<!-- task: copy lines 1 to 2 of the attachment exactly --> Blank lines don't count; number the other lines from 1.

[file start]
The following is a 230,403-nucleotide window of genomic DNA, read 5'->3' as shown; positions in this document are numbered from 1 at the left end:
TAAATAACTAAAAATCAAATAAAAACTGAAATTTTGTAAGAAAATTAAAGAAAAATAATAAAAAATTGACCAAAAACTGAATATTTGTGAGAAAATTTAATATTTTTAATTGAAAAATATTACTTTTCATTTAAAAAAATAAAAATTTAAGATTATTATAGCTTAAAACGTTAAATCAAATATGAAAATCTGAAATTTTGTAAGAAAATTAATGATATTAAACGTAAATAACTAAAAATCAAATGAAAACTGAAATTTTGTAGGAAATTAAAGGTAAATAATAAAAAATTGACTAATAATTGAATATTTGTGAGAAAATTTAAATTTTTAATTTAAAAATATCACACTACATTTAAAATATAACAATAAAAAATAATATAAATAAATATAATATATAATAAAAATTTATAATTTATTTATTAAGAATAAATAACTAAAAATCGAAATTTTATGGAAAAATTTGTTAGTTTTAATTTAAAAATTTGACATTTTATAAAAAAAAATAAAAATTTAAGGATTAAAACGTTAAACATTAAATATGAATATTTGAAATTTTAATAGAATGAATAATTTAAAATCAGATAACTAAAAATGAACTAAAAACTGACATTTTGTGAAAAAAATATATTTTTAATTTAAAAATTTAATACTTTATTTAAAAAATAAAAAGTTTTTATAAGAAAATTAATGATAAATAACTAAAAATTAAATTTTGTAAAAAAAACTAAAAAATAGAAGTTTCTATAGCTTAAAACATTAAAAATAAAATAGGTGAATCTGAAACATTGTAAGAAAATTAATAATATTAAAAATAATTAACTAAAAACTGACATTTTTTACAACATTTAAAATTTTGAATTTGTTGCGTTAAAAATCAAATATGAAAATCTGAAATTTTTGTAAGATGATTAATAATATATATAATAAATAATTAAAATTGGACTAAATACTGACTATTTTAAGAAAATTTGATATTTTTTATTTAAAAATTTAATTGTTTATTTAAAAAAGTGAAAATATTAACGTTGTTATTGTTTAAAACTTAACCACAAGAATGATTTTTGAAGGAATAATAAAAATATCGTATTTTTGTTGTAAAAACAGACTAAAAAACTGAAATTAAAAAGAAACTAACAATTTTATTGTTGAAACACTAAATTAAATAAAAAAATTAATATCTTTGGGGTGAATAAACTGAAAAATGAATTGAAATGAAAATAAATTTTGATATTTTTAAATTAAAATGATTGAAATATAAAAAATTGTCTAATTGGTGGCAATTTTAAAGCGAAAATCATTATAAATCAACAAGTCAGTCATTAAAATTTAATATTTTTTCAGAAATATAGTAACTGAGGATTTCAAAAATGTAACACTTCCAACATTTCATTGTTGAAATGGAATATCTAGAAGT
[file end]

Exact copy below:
The following is a 230,403-nucleotide window of genomic DNA, read 5'->3' as shown; positions in this document are numbered from 1 at the left end:
TAAATAACTAAAAATCAAATAAAAACTGAAATTTTGTAAGAAAATTAAAGAAAAATAATAAAAAATTGACCAAAAACTGAATATTTGTGAGAAAATTTAATATTTTTAATTGAAAAATATTACTTTTCATTTAAAAAAATAAAAATTTAAGATTATTATAGCTTAAAACGTTAAATCAAATATGAAAATCTGAAATTTTGTAAGAAAATTAATGATATTAAACGTAAATAACTAAAAATCAAATGAAAACTGAAATTTTGTAGGAAATTAAAGGTAAATAATAAAAAATTGACTAATAATTGAATATTTGTGAGAAAATTTAAATTTTTAATTTAAAAATATCACACTACATTTAAAATATAACAATAAAAAATAATATAAATAAATATAATATATAATAAAAATTTATAATTTATTTATTAAGAATAAATAACTAAAAATCGAAATTTTATGGAAAAATTTGTTAGTTTTAATTTAAAAATTTGACATTTTATAAAAAAAAATAAAAATTTAAGGATTAAAACGTTAAACATTAAATATGAATATTTGAAATTTTAATAGAATGAATAATTTAAAATCAGATAACTAAAAATGAACTAAAAACTGACATTTTGTGAAAAAAATATATTTTTAATTTAAAAATTTAATACTTTATTTAAAAAATAAAAAGTTTTTATAAGAAAATTAATGATAAATAACTAAAAATTAAATTTTGTAAAAAAAACTAAAAAATAGAAGTTTCTATAGCTTAAAACATTAAAAATAAAATAGGTGAATCTGAAACATTGTAAGAAAATTAATAATATTAAAAATAATTAACTAAAAACTGACATTTTTTACAACATTTAAAATTTTGAATTTGTTGCGTTAAAAATCAAATATGAAAATCTGAAATTTTTGTAAGATGATTAATAATATATATAATAAATAATTAAAATTGGACTAAATACTGACTATTTTAAGAAAATTTGATATTTTTTATTTAAAAATTTAATTGTTTATTTAAAAAAGTGAAAATATTAACGTTGTTATTGTTTAAAACTTAACCACAAGAATGATTTTTGAAGGAATAATAAAAATATCGTATTTTTGTTGTAAAAACAGACTAAAAAACTGAAATTAAAAAGAAACTAACAATTTTATTGTTGAAACACTAAATTAAATAAAAAAATTAATATCTTTGGGGTGAATAAACTGAAAAATGAATTGAAATGAAAATAAATTTTGATATTTTTAAATTAAAATGATTGAAATATAAAAAATTGTCTAATTGGTGGCAATTTTAAAGCGAAAATCATTATAAATCAACAAGTCAGTCATTAAAATTTAATATTTTTTCAGAAATATAGTAACTGAGGATTTCAAAAATGTAACACTTCCAACATTTCATTGTTGAAATGGAATATCTAGAAGT